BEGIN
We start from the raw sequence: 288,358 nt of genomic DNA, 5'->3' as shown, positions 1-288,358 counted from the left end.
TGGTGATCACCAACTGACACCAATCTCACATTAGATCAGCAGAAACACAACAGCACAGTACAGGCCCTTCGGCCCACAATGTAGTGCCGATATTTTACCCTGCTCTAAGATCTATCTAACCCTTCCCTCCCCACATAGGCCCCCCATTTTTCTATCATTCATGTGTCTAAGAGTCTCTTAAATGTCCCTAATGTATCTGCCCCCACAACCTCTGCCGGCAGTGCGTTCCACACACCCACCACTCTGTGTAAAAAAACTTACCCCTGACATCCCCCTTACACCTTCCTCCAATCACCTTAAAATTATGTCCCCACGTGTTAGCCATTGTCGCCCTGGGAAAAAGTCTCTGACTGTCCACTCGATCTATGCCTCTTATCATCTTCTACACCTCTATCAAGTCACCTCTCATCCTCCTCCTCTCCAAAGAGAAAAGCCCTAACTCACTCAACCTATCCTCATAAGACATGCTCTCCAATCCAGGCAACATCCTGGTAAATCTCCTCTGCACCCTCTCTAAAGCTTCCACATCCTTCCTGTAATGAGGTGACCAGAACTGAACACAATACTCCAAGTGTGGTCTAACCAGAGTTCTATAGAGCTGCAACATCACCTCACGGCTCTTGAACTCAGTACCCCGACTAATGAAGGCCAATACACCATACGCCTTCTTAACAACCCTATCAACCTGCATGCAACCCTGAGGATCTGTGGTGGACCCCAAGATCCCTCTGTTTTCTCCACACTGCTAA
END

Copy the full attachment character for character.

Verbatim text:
We start from the raw sequence: 288,358 nt of genomic DNA, 5'->3' as shown, positions 1-288,358 counted from the left end.
TGGTGATCACCAACTGACACCAATCTCACATTAGATCAGCAGAAACACAACAGCACAGTACAGGCCCTTCGGCCCACAATGTAGTGCCGATATTTTACCCTGCTCTAAGATCTATCTAACCCTTCCCTCCCCACATAGGCCCCCCATTTTTCTATCATTCATGTGTCTAAGAGTCTCTTAAATGTCCCTAATGTATCTGCCCCCACAACCTCTGCCGGCAGTGCGTTCCACACACCCACCACTCTGTGTAAAAAAACTTACCCCTGACATCCCCCTTACACCTTCCTCCAATCACCTTAAAATTATGTCCCCACGTGTTAGCCATTGTCGCCCTGGGAAAAAGTCTCTGACTGTCCACTCGATCTATGCCTCTTATCATCTTCTACACCTCTATCAAGTCACCTCTCATCCTCCTCCTCTCCAAAGAGAAAAGCCCTAACTCACTCAACCTATCCTCATAAGACATGCTCTCCAATCCAGGCAACATCCTGGTAAATCTCCTCTGCACCCTCTCTAAAGCTTCCACATCCTTCCTGTAATGAGGTGACCAGAACTGAACACAATACTCCAAGTGTGGTCTAACCAGAGTTCTATAGAGCTGCAACATCACCTCACGGCTCTTGAACTCAGTACCCCGACTAATGAAGGCCAATACACCATACGCCTTCTTAACAACCCTATCAACCTGCATGCAACCCTGAGGATCTGTGGTGGACCCCAAGATCCCTCTGTTTTCTCCACACTGCTAA